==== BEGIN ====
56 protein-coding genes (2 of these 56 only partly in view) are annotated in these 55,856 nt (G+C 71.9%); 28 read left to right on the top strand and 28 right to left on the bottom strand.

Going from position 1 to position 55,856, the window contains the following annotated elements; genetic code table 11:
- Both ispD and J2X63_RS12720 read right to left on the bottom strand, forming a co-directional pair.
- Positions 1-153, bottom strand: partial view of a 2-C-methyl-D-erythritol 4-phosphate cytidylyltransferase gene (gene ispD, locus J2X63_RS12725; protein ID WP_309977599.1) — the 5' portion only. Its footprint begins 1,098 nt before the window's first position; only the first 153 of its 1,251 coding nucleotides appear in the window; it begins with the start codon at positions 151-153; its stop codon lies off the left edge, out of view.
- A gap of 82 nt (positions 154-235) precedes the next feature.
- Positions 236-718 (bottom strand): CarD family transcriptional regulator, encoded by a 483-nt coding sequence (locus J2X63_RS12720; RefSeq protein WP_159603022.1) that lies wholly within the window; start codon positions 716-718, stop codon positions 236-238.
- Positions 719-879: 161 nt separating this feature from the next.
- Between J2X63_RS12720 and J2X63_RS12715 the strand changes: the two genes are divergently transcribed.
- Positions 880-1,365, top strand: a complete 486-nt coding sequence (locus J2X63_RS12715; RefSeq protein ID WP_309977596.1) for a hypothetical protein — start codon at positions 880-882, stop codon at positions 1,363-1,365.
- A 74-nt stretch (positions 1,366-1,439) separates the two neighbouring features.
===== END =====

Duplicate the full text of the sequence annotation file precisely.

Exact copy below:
56 protein-coding genes (2 of these 56 only partly in view) are annotated in these 55,856 nt (G+C 71.9%); 28 read left to right on the top strand and 28 right to left on the bottom strand.

Going from position 1 to position 55,856, the window contains the following annotated elements; genetic code table 11:
- Both ispD and J2X63_RS12720 read right to left on the bottom strand, forming a co-directional pair.
- Positions 1-153, bottom strand: partial view of a 2-C-methyl-D-erythritol 4-phosphate cytidylyltransferase gene (gene ispD, locus J2X63_RS12725; protein ID WP_309977599.1) — the 5' portion only. Its footprint begins 1,098 nt before the window's first position; only the first 153 of its 1,251 coding nucleotides appear in the window; it begins with the start codon at positions 151-153; its stop codon lies off the left edge, out of view.
- A gap of 82 nt (positions 154-235) precedes the next feature.
- Positions 236-718 (bottom strand): CarD family transcriptional regulator, encoded by a 483-nt coding sequence (locus J2X63_RS12720; RefSeq protein WP_159603022.1) that lies wholly within the window; start codon positions 716-718, stop codon positions 236-238.
- Positions 719-879: 161 nt separating this feature from the next.
- Between J2X63_RS12720 and J2X63_RS12715 the strand changes: the two genes are divergently transcribed.
- Positions 880-1,365, top strand: a complete 486-nt coding sequence (locus J2X63_RS12715; RefSeq protein ID WP_309977596.1) for a hypothetical protein — start codon at positions 880-882, stop codon at positions 1,363-1,365.
- A 74-nt stretch (positions 1,366-1,439) separates the two neighbouring features.